Fetching Content with aiohttp in Python

Mar 3, 2024 ยท 3 min read

The aiohttp library is a powerful tool for making asynchronous HTTP requests in Python. One common task is to fetch content from a URL and work with the response. This guide will demonstrate practical examples of using aiohttp to get content, along with some nuances and best practices.

Basic Content Fetching

Fetching content with aiohttp starts by creating a ClientSession. This session handles all our requests behind the scenes:

import aiohttp

async with aiohttp.ClientSession() as session:
    async with session.get(url) as response:
        data = await response.text() 

The session.get() method returns a ClientResponse object that contains the response details. We use the await response.text() method to get the response content as a string.

There are also methods like response.read(), response.json(), and response.content to get the raw bytes, parsed JSON, or unparsed bytes respectively.

Handling Errors and Exceptions

Any network or HTTP errors will raise an exception, which we need to handle properly:

    async with session.get(url) as response:
        data = await response.text()
except aiohttp.ClientConnectionError:
    print("Connection error occurred") 
except aiohttp.ClientResponseError:
    print("Invalid response received")

This makes sure our program doesn't crash if the request fails.

Setting Request Headers

We can pass custom HTTP headers by providing a dictionary to the headers parameter:

headers = {"User-Agent": "My Program"}

async with session.get(url, headers=headers) as response:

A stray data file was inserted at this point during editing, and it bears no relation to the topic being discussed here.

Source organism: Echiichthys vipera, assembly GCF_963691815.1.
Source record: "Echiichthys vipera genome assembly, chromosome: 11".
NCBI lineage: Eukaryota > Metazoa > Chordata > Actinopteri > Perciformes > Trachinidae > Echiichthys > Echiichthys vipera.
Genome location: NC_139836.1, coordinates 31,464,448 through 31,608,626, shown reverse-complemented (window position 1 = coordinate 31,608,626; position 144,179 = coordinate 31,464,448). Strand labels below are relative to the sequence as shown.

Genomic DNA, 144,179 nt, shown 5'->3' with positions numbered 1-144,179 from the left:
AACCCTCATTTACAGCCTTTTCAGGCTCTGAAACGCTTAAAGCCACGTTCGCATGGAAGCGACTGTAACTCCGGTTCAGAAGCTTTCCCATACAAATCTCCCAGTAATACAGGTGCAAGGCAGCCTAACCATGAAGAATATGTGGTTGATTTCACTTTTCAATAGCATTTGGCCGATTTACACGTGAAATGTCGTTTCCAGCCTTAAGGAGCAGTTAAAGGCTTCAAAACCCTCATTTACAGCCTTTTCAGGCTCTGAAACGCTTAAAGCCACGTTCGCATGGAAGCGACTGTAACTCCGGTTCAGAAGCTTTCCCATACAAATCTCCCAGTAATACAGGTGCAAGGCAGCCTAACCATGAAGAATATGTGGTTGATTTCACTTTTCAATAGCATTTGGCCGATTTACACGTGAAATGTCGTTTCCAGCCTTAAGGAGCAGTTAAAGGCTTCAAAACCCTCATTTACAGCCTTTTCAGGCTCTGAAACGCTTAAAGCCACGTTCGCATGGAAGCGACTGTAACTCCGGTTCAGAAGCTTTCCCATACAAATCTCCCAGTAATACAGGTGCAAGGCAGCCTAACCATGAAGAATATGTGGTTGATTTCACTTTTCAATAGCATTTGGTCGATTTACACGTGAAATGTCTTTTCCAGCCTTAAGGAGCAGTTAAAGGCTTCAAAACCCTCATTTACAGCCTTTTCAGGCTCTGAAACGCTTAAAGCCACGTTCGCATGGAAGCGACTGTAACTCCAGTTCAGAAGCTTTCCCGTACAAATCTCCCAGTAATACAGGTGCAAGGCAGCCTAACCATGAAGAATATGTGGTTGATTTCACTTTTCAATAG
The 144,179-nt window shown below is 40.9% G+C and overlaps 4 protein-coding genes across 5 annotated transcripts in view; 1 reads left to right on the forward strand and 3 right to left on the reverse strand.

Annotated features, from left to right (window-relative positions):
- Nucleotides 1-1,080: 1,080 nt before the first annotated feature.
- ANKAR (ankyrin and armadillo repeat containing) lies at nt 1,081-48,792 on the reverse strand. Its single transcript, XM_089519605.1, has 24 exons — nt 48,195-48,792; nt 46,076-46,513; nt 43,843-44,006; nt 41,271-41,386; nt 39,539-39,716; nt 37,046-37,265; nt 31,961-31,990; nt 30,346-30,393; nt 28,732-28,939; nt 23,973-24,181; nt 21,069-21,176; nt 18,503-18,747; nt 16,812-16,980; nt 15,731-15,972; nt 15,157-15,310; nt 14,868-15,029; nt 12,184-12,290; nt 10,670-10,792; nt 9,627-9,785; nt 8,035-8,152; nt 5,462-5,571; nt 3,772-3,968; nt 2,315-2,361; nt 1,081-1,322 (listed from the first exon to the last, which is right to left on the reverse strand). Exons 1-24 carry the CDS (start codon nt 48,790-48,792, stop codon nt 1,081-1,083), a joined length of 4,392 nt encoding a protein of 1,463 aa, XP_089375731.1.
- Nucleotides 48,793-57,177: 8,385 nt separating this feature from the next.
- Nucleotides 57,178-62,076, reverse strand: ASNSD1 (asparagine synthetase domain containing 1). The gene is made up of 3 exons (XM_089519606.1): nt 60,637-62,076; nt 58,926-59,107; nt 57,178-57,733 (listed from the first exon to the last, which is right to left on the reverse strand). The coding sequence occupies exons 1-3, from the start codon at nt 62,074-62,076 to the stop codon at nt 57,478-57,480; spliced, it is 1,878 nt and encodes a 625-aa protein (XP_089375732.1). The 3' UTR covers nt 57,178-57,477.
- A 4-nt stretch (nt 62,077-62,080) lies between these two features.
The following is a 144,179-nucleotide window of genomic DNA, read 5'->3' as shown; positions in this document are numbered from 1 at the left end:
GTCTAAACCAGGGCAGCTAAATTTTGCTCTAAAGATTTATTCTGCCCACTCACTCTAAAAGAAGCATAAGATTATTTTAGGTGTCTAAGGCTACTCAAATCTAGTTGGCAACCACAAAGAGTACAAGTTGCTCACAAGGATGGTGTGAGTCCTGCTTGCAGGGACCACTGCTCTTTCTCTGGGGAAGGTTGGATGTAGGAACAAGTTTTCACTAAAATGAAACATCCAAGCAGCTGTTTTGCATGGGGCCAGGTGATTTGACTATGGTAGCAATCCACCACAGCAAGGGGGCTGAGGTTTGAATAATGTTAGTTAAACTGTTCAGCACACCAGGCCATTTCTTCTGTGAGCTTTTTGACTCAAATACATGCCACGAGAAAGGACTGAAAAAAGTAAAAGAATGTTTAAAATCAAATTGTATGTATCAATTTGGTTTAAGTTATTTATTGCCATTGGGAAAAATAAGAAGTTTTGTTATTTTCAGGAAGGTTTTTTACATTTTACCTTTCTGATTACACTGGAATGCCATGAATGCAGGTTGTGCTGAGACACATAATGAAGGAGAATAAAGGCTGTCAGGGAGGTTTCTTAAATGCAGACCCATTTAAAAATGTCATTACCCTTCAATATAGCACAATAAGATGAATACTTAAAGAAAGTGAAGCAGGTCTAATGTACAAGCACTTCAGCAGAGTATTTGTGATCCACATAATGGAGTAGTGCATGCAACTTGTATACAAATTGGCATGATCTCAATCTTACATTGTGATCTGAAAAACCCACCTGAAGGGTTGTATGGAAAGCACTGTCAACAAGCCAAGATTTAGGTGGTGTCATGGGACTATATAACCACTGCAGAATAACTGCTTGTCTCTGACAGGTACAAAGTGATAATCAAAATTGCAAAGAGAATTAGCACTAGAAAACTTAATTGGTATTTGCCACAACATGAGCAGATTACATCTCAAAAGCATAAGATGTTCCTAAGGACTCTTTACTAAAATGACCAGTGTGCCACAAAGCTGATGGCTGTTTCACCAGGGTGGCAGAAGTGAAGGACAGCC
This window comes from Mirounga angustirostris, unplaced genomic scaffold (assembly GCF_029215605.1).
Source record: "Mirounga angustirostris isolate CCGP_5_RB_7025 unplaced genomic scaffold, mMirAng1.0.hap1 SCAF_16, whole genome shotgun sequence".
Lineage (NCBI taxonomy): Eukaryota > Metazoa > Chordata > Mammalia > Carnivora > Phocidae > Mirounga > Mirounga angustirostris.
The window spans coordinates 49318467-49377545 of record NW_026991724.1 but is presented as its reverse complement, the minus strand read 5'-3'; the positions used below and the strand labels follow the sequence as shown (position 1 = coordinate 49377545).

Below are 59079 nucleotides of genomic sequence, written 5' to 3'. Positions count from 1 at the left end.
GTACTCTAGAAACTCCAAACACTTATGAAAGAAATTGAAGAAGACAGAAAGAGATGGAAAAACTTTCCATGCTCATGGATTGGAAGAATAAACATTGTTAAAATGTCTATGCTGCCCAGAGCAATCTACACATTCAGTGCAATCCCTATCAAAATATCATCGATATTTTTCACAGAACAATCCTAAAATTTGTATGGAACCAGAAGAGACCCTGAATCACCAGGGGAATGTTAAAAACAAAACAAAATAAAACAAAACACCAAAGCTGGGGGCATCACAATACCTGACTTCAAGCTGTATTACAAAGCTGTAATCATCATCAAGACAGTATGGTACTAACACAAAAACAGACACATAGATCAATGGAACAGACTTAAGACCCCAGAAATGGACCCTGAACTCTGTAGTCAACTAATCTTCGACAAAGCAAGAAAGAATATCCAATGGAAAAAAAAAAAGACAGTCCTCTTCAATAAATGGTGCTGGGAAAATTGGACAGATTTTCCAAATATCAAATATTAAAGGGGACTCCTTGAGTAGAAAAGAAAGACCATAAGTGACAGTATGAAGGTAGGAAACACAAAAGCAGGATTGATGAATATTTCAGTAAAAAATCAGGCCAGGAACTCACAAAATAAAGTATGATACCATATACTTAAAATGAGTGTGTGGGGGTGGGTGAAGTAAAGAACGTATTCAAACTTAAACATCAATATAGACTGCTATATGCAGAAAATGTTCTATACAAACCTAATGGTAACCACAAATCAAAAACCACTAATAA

This sets the User-Agent header for all requests made within this context.

Posting Form Data

In addition to GET requests, we can use sessions for POST requests with form data:

data = {"key": "value"}
async with session.post(url, data=data) as response:

The data dictionary will be form-encoded automatically.

Streaming Response Content

For very large responses, we may want to stream the content instead of loading the entire text or bytes into memory at once:

with open("file.pdf", "wb") as fd:
    async for data in response.content.iter_chunked(1024):

This streams the content in 1KB chunks while saving it to a file. This avoids needing gigabytes of RAM for huge downloads.

Configuring Timeout

We can set a timeout to avoid hanging requests with the timeout parameter:

# Timeout after 5 seconds
timeout = aiohttp.ClientTimeout(total=5)
async with session.get(url, timeout=timeout) as response:

After 5 seconds the request will be cancelled and raise a TimeoutError.

Practical Tips

Here are some handy tips when working with aiohttp:

  • Always handle exceptions properly in an asynchronous environment
  • Take advantage of streaming for large responses
  • Set reasonable timeouts to avoid hanging
  • Close sessions properly or use async context managers
  • Familiarize yourself with common response attributes like status, headers, etc
  • Wrap Up

    The aiohttp library provides a rich toolset for all kinds of HTTP requests and responses. Mastering asynchronous workflows takes some practice, but can lead to very fast and scalable programs in Python. The examples here demonstrate practical techniques for fetching content using aiohttp while avoiding some common pitfalls.

    Asynchronous programming opens up new capabilities, but keeping it simple and handling errors gracefully is always important. With robust handling of results and exceptions, aiohttp is a pleasure to work with for web content scraping, APIs, webhooks, and more.

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